10 Weeks Old
Cane Corso PuppyBuy Zoe
Garciano Cane Corso is one of the most reputable Cane Corso breeders that has proudly provided many U.S homes with cute and healthy Cane Corso puppies of love for years. As you browse through our website, you will be able to find and even buy the Cane Corso puppy of your choice.
The Cane Corso is a naturally strong-willed dog with a dominating personality. Those characteristics are what make him an exceptional protector of his family and home. However, his natural tendency to take charge can be troublesome to an owner who is unable to establish his or her role as pack leader and control this behavior. While the Cane Corso is loving and affectionate with his family, including children, he will try to rule the roost. Anyone considering this breed must be prepared to set boundaries with confidence because this dog will surely test them. Garciano Cane Corso has a wide variety of cane corso puppies for sale.
The Cane Corso is highly intelligent and athletic, and he needs plenty of activity to keep him fit physically and mentally. Take him jogging or on strenuous hikes to help him burn off his energy. Buy cane corso puppies from Garciano Cane Corso today.
Our cane corso kennel produces cane corso puppies of great temperament and health. The Cane Corso may be best suited to a family with older children (age 9 and up) rather than a family with babies and toddlers due to his large size and the time and effort required to closely supervise interactions between the dog and young children.
Start training your puppy the day you bring him home. Even at eight weeks old, he is capable of soaking up everything you can teach him. Don’t wait until he is 6 months old to begin training or you will have a more headstrong dog to deal with. If possible, get him into puppy kindergarten class by the time he is 10 to 12 weeks old, and socialize, socialize, socialize. However, be aware that many puppy training classes require certain vaccines (like kennel cough) to be up to date, and many veterinarians recommend limited exposure to other dogs and public places until puppy vaccines (including rabies, distemper and parvovirus) have been completed. In lieu of formal training, you can begin training your puppy at home and socializing him among family and friends until puppy vaccines are completed.
Corsos are not demonstrative, but they enjoy “talking” to their people with “woo woo woo” sounds, snorts, and other verbalizations.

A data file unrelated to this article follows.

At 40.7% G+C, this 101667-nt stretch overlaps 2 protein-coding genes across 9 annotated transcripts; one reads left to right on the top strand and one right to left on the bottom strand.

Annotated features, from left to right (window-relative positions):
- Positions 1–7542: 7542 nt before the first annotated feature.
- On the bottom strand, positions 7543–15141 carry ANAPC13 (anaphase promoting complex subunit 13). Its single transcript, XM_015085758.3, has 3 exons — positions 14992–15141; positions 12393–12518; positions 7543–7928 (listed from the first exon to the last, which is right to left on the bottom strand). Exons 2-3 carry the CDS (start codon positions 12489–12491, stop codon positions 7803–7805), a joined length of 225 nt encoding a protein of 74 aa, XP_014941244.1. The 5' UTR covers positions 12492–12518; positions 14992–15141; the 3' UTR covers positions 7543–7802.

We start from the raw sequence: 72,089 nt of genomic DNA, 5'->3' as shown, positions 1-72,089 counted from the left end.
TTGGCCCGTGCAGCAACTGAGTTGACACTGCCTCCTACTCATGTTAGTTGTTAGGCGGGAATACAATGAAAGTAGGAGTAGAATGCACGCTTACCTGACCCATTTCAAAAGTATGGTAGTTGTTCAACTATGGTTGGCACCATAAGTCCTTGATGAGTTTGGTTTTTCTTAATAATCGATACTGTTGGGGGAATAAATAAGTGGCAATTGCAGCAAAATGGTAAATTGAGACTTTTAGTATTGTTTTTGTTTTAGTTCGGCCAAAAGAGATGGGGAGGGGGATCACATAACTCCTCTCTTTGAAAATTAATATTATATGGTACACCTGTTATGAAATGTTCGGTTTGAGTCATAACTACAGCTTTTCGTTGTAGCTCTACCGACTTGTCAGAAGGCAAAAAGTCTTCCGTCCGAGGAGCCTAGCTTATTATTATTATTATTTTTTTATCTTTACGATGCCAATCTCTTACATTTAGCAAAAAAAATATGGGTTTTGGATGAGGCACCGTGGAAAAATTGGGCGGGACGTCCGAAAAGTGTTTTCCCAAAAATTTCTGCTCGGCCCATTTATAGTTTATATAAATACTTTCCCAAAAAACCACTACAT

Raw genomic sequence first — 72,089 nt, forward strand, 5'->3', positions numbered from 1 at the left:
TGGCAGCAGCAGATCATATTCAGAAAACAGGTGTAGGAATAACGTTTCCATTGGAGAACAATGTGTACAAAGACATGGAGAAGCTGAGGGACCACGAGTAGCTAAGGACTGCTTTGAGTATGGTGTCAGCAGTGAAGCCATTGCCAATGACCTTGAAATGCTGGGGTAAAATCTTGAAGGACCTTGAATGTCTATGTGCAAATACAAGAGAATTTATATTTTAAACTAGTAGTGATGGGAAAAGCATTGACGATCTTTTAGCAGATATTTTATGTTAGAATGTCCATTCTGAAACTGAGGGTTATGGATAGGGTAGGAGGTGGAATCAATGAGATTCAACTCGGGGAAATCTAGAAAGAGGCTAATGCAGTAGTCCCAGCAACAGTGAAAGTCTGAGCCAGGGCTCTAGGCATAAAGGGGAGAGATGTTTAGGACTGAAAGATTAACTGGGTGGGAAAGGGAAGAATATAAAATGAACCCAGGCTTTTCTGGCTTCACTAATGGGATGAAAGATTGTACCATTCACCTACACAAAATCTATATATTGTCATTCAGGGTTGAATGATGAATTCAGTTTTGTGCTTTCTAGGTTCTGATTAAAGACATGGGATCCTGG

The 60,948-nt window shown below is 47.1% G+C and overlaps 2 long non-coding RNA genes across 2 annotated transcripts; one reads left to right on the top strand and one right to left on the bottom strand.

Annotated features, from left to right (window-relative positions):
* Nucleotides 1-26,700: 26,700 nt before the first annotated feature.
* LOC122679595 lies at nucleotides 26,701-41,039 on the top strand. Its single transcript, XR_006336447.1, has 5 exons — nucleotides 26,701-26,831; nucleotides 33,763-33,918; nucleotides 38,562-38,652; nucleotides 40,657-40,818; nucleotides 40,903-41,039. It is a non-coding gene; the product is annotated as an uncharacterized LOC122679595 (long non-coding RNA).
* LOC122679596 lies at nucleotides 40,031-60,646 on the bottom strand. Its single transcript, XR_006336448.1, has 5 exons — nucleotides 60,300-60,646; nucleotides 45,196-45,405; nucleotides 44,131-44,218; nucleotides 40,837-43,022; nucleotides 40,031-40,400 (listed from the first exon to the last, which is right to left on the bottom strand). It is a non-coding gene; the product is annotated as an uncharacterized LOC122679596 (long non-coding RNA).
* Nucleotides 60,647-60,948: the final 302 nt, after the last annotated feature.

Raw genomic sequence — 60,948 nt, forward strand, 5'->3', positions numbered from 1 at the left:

The Corso is a working dog who needs lots of mental and physical stimulation.
For the past years we have made sure all the puppies we sale are being vaccinated, registered, potty trained and are also good with children and other pets at home.
This working breed needs plenty of physical activity to stay in shape. Plan on taking him for a brisk walk or jog of at least a mile, morning and evening, every day. If you like to bicycle, get an attachment that will allow him to run alongside you.
Go easy on puppies. Their musculoskeletal system isn’t fully developed until they are about 18 months old, so while they need more walks to help burn off their puppy energy, those walks should be shorter and slower.
For mental stimulation, provide this dog with a job. Good employment for a Corso includes herding livestock (your own or a trainer’s), learning tricks, practicing obedience skills, or being involved in a dog sport. Spend at least 20 minutes a day on these types of activities. It’s okay to break it up: for instance, 10 minutes in the morning and 10 minutes in the evening.
Never allow a Corso to run loose. A solid, secure fence is a must. An electronic fence will not prevent him from leaving your property if he chooses to, and it won’t protect your neighbor’s dog or cat if he wanders into your yard.
Recommended daily amount: If you are feeding a high-quality dry food, your Corso will probably eat 4 to 5 cups a day.
Note: How much your adult dog eats depends on his size, age, build, metabolism, and activity level. Dogs are individuals, just like people, and they don't all need the same amount of food. It almost goes without saying that a highly active dog will need more than a couch potato dog. The quality of dog food you buy also makes a difference — the better the dog food, the further it will go toward nourishing your dog and the less of it you'll need to shake into your dog's bowl.
Keep your Corso in good shape by measuring his food and feeding him twice a day rather than leaving food out all the time. If you're unsure whether he's overweight, give him the eye test and the hands-on test.
First, look down at him. You should be able to see a waist. Then place your hands on his back, thumbs along the spine, with the fingers spread downward. You should be able to feel but not see his ribs without having to press hard. If you can't, he needs less food and more exercise.
That is why we are here to help you get your favorite Cane Corso pup today!